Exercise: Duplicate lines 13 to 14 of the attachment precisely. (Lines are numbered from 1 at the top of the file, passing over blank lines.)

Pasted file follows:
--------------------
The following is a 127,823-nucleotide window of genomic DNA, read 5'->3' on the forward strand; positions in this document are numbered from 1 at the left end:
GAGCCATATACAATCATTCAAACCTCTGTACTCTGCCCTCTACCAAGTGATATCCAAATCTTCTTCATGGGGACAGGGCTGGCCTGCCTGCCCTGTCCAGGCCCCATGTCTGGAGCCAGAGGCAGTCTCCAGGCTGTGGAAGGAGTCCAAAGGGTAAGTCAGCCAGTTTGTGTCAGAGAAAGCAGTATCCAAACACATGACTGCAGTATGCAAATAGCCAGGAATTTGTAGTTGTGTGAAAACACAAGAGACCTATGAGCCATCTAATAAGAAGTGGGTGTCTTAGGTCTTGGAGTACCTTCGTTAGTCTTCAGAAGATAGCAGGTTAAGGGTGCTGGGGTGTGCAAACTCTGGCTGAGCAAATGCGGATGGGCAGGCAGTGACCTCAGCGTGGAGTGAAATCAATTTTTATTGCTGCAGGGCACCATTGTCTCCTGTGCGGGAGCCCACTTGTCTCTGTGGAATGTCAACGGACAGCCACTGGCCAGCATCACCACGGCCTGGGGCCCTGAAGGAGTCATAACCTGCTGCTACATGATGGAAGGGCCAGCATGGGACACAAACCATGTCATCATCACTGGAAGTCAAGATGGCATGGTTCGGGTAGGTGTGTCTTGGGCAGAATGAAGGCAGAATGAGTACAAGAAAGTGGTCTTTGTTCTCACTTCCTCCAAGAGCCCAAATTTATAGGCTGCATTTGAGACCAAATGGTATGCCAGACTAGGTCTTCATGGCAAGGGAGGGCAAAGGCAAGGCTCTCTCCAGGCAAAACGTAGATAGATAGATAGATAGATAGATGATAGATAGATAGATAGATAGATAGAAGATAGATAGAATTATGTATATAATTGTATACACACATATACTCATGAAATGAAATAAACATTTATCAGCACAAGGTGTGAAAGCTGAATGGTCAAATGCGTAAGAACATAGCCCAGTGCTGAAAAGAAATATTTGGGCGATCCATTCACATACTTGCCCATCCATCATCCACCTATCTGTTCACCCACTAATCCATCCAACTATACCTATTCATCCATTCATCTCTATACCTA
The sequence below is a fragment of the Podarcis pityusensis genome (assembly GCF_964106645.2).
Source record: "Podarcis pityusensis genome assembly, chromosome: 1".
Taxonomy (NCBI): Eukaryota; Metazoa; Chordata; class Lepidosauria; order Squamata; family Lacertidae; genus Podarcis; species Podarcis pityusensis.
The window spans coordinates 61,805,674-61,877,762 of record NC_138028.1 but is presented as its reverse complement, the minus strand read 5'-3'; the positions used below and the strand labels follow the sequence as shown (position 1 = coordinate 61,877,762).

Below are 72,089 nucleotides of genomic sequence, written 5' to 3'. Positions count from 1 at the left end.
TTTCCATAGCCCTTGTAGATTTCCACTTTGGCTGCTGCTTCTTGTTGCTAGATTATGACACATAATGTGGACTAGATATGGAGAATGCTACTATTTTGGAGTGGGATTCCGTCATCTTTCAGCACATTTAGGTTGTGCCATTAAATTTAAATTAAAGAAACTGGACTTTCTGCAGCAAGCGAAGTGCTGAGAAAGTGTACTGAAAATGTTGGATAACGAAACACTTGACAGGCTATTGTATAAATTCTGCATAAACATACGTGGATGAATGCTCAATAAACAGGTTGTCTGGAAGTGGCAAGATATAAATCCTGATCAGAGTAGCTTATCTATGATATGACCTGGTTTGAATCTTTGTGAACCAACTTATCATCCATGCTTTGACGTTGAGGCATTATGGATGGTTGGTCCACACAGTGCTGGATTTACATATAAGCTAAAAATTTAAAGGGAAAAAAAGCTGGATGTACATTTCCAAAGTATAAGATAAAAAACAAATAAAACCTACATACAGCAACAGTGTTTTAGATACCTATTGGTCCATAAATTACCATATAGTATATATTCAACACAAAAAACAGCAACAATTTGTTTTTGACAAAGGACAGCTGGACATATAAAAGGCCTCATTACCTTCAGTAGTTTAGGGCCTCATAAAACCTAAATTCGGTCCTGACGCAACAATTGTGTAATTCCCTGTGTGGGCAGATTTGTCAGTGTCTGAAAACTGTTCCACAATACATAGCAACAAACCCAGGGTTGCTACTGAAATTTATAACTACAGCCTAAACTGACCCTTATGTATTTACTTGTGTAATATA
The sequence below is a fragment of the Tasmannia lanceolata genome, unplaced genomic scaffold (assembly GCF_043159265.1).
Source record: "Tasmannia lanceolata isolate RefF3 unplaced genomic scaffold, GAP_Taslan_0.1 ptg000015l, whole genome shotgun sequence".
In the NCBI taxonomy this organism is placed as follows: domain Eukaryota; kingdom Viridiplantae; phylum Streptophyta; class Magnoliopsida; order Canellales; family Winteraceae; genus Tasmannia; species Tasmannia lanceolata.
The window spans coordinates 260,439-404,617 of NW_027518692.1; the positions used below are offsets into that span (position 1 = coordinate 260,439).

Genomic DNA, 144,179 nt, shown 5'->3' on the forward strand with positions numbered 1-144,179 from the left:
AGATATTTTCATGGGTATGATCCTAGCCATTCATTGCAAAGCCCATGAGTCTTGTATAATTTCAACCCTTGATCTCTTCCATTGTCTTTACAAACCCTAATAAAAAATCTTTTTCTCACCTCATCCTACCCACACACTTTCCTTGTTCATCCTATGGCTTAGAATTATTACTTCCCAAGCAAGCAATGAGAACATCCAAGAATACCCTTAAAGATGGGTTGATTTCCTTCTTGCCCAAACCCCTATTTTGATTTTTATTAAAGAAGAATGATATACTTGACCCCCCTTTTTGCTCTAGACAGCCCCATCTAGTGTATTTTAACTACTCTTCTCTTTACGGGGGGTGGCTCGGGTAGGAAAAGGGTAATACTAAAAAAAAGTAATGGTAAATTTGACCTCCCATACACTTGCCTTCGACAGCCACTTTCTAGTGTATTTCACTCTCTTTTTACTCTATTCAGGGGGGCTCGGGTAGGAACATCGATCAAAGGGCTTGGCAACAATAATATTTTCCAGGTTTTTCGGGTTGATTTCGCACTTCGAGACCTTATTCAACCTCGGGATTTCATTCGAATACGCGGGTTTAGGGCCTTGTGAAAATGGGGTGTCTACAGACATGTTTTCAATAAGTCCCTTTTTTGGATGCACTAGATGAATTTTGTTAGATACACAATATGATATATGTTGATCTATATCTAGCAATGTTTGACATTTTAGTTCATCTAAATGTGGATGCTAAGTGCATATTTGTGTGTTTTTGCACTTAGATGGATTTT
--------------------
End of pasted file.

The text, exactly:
Genomic DNA, 144,179 nt, shown 5'->3' on the forward strand with positions numbered 1-144,179 from the left:
AGATATTTTCATGGGTATGATCCTAGCCATTCATTGCAAAGCCCATGAGTCTTGTATAATTTCAACCCTTGATCTCTTCCATTGTCTTTACAAACCCTAATAAAAAATCTTTTTCTCACCTCATCCTACCCACACACTTTCCTTGTTCATCCTATGGCTTAGAATTATTACTTCCCAAGCAAGCAATGAGAACATCCAAGAATACCCTTAAAGATGGGTTGATTTCCTTCTTGCCCAAACCCCTATTTTGATTTTTATTAAAGAAGAATGATATACTTGACCCCCCTTTTTGCTCTAGACAGCCCCATCTAGTGTATTTTAACTACTCTTCTCTTTACGGGGGGTGGCTCGGGTAGGAAAAGGGTAATACTAAAAAAAAGTAATGGTAAATTTGACCTCCCATACACTTGCCTTCGACAGCCACTTTCTAGTGTATTTCACTCTCTTTTTACTCTATTCAGGGGGGCTCGGGTAGGAACATCGATCAAAGGGCTTGGCAACAATAATATTTTCCAGGTTTTTCGGGTTGATTTCGCACTTCGAGACCTTATTCAACCTCGGGATTTCATTCGAATACGCGGGTTTAGGGCCTTGTGAAAATGGGGTGTCTACAGACATGTTTTCAATAAGTCCCTTTTTTGGATGCACTAGATGAATTTTGTTAGATACACAATATGATATATGTTGATCTATATCTAGCAATGTTTGACATTTTAGTTCATCTAAATGTGGATGCTAAGTGCATATTTGTGTGTTTTTGCACTTAGATGGATTTT